Effective pain management is an immense challenge for researchers, clinicians, and especially those who suffer from it. Many treatment options exist, but each carries its own risk. For example, opioids can be highly effective, but extended use can impair sleep and misuse can be fatal. On the other hand, ‘alternative’ therapies like chiropractic manipulation and acupuncture carry little to no risk, but are not consistently effective for some patients.

Clearly, more research needs to be done to better understand how different conditions cause pain and how to effectively treat it. The three publications below look at pain in disparate contexts: migraine, neuropathic pain and oral cancer. They do share a common thread, though – all three use our 300C-I Mechanical Stimulator to quantify mechanosensitivity.

Dissociation between CSD-Evoked Metabolic Perturbations and Meningeal Afferent Activation and Sensitization: Implications for Mechanisms of Migraine Headache Onset

Migraine headache is more prevalent than you might imagine – it’s the second leading cause of disability in the world. The onset of the headache phase requires both the activation and increased mechanosensitivity of the afferent neurons that innervate the intracranial meninges. For migraine with aura (a common subtype of migraine), activation and sensitization follow cortical spreading depression (CSD), a wave of depolarization that spreads across the cortex. However, the mechanisms by which CSD activates and sensitizes the meningeal afferents is not known.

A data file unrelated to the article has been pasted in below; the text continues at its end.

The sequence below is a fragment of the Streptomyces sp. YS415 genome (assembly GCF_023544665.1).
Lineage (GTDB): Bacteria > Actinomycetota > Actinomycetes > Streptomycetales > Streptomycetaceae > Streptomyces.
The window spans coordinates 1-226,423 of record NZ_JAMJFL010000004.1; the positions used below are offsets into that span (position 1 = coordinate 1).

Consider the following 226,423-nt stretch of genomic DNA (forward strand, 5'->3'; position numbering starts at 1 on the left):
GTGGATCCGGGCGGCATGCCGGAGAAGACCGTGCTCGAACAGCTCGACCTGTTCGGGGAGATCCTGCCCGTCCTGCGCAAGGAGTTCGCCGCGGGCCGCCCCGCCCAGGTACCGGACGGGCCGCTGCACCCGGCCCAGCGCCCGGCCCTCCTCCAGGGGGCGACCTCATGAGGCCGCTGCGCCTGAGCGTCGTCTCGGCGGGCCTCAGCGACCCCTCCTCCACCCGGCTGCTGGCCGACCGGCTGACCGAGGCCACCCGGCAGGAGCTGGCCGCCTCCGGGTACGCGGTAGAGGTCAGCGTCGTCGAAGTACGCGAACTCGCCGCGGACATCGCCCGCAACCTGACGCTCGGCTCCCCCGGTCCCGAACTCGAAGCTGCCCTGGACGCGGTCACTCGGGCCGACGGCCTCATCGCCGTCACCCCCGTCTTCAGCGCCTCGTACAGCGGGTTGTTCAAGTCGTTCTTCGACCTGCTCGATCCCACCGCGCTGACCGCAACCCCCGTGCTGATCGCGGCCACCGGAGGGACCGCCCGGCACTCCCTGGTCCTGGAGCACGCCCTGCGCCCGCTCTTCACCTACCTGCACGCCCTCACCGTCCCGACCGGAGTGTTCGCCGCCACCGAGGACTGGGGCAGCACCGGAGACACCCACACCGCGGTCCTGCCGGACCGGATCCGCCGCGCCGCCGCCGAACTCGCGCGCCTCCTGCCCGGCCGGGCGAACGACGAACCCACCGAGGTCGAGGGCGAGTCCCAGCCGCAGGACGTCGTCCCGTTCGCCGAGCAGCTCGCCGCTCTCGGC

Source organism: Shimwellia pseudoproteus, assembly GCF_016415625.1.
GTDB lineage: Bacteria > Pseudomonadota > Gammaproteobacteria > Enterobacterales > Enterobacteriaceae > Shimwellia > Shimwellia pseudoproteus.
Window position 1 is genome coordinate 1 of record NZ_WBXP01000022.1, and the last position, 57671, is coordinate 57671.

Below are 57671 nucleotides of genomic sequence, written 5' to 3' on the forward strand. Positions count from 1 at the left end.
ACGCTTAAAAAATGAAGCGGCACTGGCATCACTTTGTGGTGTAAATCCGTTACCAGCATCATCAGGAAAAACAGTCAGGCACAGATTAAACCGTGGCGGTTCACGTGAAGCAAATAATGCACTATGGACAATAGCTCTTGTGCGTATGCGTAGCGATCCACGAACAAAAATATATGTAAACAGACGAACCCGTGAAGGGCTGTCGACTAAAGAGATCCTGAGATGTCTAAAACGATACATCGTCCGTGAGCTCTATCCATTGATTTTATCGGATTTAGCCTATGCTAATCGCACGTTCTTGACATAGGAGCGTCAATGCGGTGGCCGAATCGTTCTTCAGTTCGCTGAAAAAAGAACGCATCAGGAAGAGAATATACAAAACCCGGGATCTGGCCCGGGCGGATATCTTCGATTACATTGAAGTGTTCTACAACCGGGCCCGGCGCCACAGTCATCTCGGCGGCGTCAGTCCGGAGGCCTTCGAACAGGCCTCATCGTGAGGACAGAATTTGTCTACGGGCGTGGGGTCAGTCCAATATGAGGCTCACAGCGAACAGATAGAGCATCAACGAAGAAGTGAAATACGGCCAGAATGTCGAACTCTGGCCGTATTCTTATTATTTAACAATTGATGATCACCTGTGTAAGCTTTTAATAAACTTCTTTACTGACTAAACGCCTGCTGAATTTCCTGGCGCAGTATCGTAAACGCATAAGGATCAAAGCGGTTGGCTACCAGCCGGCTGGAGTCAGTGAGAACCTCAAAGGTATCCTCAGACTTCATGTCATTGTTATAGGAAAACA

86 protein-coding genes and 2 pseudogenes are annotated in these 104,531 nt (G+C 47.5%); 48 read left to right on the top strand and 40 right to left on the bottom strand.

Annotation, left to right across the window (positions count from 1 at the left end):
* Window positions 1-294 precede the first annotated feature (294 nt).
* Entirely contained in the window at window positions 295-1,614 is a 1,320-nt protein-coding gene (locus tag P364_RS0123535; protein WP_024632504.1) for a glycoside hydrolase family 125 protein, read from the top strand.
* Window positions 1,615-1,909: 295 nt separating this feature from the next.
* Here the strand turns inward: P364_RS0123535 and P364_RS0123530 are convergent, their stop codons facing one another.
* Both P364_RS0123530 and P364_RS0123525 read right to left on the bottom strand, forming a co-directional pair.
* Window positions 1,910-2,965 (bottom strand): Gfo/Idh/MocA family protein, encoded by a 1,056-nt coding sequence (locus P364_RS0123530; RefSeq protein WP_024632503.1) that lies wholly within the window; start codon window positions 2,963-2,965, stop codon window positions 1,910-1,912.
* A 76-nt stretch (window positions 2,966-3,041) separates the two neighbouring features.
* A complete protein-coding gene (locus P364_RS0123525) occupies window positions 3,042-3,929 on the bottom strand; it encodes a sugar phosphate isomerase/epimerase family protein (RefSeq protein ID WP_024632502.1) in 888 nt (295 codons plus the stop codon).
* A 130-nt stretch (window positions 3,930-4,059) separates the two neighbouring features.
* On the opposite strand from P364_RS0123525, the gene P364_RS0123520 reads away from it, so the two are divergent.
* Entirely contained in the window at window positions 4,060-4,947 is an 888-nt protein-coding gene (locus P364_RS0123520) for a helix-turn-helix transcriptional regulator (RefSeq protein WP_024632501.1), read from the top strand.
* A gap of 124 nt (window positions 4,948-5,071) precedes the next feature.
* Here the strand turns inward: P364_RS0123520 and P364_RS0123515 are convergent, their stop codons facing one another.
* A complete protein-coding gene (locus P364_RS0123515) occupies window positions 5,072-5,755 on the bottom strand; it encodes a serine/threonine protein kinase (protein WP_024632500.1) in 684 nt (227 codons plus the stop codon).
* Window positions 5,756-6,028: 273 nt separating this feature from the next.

In this study, the Zhao and Levy set out to determine whether cortical hypoperfusion and decreased tissue oxygenation following CSD contribute to meningeal nociception in anesthetized rats. After identifying the target meningeal afferents, the researchers applied stimuli using an Aurora Scientific Dual-Mode Indenter. Responses to the mechanical stimuli were measured via continuous electrophysiology. The researchers induced CSD by inserting a micropipette into the frontal cortex, then immediately measured perfusion and cortical partial pressure of oxygen.

Using naproxen (a cyclooxegenase inhibitor) to prevent CSD-induced hypoperfusion and reduction in tpO2, they found that mechanosensitization of afferents was blocked, but did not reduce activation. On the other hand, using Levcromakalim (a vasodilator that functions independently from cyclooxegenase) to counteract the hypoperfusion, activation of afferents was blocked, while sensitization was unaffected.

The authors conclude that there are

“distinct mechanisms underlying the activation and sensitization of meningeal afferents in migraine, and highlight the need to target both processes for an effective migraine therapy”.

Modulation of SUR1 KATP Channel Subunit Activity in the Peripheral Nervous System Reduces Mechanical Hyperalgesia after Nerve Injury in Mice

Another highly prevalent condition, neuropathic pain affects at least 6% of the general population, but some estimates have gone as high as 17%. Many of our current treatments are ineffective, so there is a great need to develop improved therapies. It is clear that ATP-sensitive potassium channels play a critical role in modulating the excitation of neurons, but the roles of some KATP subunits during chronic pain are not fully understood.